i need to prove the following:

let $\displaystyle A\in \mathbb{R}^{n\times n}$.

$\displaystyle rank(A)=n \Leftrightarrow det(A)\neq 0$

this is what i've tried so far:

($\displaystyle \Rightarrow $)

$\displaystyle rank(A)=n$ iff A is invertible.

since A is invertible, it can be presented as a product of elementary transformations:

$\displaystyle A=E_1\cdot E_2\cdot ...\cdot E_k$

and then: $\displaystyle det(A)=det(E_1\cdot E_2\cdot ...\cdot E_k)=det(E_1)\cdot det(E_2)\cdot ...\cdot (E_k)$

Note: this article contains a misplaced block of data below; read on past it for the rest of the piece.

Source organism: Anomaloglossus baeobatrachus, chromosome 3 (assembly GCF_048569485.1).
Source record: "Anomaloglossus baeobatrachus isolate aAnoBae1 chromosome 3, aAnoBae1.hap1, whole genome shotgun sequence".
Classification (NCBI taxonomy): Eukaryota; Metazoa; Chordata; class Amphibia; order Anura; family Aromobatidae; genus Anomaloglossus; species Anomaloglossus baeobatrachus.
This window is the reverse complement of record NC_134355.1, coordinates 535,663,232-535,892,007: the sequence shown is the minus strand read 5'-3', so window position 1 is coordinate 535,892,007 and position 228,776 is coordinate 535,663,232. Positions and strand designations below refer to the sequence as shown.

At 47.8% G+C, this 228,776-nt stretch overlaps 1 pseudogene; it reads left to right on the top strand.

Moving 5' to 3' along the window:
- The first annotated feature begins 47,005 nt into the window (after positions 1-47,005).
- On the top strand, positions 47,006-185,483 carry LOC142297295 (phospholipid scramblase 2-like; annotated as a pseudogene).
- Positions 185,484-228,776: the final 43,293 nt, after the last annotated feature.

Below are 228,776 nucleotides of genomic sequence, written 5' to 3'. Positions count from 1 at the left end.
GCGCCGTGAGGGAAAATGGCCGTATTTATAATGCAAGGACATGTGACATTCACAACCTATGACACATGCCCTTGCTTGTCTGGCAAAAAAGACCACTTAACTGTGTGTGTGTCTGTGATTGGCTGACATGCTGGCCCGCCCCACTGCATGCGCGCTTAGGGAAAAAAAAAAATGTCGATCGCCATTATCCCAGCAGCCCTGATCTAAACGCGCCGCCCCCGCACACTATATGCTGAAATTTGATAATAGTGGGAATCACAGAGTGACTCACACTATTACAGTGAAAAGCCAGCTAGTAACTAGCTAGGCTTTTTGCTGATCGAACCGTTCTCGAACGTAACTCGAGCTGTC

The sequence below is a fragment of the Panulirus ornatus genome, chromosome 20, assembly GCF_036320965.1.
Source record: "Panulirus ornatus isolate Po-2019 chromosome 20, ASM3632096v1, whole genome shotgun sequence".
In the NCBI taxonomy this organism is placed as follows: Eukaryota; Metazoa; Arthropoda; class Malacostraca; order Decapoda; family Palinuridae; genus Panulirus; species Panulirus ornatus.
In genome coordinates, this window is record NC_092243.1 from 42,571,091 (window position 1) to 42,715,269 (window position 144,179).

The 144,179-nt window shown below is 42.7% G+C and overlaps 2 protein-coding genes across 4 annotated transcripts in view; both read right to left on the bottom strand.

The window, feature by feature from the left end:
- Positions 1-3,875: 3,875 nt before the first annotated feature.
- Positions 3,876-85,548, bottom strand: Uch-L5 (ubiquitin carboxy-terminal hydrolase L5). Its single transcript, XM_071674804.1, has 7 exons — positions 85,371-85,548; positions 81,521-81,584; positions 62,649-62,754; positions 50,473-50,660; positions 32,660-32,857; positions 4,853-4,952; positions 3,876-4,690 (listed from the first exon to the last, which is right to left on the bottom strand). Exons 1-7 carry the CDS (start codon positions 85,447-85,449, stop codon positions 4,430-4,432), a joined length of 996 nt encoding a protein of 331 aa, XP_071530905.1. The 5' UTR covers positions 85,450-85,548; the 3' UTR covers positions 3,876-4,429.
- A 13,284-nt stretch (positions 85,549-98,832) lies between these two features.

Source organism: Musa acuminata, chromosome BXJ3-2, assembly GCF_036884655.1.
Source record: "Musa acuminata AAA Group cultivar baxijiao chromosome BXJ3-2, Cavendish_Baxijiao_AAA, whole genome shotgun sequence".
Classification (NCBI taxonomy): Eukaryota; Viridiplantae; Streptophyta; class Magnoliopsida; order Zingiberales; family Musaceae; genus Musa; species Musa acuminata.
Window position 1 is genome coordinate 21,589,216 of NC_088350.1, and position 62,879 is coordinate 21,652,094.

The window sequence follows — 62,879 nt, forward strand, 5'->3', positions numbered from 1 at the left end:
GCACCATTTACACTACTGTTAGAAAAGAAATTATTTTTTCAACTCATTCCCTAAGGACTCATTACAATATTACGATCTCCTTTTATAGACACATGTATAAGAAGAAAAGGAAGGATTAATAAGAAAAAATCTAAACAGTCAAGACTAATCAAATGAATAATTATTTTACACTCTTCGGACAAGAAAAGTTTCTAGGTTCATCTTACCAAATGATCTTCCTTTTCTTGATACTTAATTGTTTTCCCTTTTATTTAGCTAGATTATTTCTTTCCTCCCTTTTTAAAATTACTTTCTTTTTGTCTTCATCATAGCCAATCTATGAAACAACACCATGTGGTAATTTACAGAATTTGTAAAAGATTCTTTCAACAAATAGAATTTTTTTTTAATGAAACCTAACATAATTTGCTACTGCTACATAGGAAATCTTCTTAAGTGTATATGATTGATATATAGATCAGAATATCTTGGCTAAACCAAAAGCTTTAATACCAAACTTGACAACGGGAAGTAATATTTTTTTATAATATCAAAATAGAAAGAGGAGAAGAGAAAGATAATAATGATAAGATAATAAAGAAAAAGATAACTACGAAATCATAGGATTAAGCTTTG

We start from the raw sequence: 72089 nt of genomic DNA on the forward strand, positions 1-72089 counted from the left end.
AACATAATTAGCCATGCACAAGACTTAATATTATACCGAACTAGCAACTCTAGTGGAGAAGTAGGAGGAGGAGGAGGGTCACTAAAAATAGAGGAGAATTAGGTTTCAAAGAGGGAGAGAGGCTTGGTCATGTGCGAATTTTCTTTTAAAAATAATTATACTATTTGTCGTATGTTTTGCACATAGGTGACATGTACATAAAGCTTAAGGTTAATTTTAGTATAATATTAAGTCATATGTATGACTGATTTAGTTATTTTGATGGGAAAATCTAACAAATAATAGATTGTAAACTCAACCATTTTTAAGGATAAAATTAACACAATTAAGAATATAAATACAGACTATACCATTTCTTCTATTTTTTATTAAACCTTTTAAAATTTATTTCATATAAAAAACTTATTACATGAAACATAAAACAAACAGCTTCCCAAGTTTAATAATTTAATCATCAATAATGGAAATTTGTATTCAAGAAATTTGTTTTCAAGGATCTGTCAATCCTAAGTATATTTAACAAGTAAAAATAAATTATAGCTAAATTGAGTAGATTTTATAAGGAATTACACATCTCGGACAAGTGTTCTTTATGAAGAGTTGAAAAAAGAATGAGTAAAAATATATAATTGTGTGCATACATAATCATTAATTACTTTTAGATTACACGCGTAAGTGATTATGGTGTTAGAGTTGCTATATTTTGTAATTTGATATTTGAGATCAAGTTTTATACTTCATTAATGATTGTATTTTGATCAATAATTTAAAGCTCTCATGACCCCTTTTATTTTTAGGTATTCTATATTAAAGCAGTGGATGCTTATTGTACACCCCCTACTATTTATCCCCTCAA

now, since E is either $\displaystyle E_{i,j}(t)$, $\displaystyle E_{i,j}$, or $\displaystyle E_i(\lambda )$ its determinant is 1, -1 or $\displaystyle \lambda$ respectivly, then:

$\displaystyle det(E_1)\cdot det(E_2)\cdot ...\cdot det(E_k)\neq 0$

my problem is with my last sentence: i'm kinda using what i need to prove in my proof...

that's cheating.

i can really use a guidance here.

plus, how can i prove the other direction? ($\displaystyle \Leftarrow $)

thanks in advanced!